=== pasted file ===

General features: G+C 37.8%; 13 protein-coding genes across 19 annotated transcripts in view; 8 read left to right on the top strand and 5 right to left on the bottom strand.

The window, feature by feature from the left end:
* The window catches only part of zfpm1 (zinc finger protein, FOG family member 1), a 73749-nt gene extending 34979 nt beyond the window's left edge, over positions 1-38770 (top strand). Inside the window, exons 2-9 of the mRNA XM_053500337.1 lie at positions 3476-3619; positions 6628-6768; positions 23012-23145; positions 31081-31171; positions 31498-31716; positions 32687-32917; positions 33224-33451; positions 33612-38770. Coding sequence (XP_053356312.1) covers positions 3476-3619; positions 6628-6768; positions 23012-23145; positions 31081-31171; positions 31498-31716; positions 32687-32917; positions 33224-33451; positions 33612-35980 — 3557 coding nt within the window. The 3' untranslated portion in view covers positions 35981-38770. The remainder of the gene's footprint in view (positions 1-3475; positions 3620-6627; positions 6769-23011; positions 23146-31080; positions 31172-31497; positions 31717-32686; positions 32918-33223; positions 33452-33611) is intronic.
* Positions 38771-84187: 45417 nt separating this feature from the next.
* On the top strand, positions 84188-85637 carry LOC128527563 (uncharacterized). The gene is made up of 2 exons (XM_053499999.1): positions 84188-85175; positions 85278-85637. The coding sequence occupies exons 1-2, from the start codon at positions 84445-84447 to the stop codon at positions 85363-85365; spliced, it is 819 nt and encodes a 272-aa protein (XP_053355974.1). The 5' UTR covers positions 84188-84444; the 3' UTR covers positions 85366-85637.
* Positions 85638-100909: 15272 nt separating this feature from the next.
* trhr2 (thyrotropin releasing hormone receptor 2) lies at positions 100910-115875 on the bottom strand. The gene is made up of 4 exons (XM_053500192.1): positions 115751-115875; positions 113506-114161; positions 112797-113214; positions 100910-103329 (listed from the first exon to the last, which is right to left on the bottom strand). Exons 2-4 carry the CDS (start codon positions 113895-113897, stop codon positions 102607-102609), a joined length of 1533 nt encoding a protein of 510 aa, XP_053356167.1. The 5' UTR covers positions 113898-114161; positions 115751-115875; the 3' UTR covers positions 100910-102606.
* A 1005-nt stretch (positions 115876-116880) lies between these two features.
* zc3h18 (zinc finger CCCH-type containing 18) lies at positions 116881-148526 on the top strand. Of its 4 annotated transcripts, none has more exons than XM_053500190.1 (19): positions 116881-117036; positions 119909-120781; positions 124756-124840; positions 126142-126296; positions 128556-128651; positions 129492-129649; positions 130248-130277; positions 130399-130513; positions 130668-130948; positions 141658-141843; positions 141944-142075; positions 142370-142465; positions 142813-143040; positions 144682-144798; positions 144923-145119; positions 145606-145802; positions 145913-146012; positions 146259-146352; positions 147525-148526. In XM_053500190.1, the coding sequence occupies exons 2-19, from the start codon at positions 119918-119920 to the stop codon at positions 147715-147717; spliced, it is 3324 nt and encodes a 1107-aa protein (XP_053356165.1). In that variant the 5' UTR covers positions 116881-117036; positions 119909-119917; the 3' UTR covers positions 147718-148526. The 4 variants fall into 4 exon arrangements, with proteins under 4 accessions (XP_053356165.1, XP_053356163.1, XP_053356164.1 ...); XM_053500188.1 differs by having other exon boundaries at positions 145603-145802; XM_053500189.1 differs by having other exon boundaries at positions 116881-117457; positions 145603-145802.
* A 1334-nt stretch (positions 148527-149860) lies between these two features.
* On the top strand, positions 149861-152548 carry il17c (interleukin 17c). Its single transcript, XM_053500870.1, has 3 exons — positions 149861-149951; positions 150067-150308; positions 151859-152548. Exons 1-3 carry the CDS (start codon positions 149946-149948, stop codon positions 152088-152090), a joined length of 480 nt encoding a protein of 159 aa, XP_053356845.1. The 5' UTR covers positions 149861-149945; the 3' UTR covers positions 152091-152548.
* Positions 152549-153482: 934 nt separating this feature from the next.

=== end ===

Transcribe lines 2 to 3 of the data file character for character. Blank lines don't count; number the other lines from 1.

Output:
The window, feature by feature from the left end:
* The window catches only part of zfpm1 (zinc finger protein, FOG family member 1), a 73749-nt gene extending 34979 nt beyond the window's left edge, over positions 1-38770 (top strand). Inside the window, exons 2-9 of the mRNA XM_053500337.1 lie at positions 3476-3619; positions 6628-6768; positions 23012-23145; positions 31081-31171; positions 31498-31716; positions 32687-32917; positions 33224-33451; positions 33612-38770. Coding sequence (XP_053356312.1) covers positions 3476-3619; positions 6628-6768; positions 23012-23145; positions 31081-31171; positions 31498-31716; positions 32687-32917; positions 33224-33451; positions 33612-35980 — 3557 coding nt within the window. The 3' untranslated portion in view covers positions 35981-38770. The remainder of the gene's footprint in view (positions 1-3475; positions 3620-6627; positions 6769-23011; positions 23146-31080; positions 31172-31497; positions 31717-32686; positions 32918-33223; positions 33452-33611) is intronic.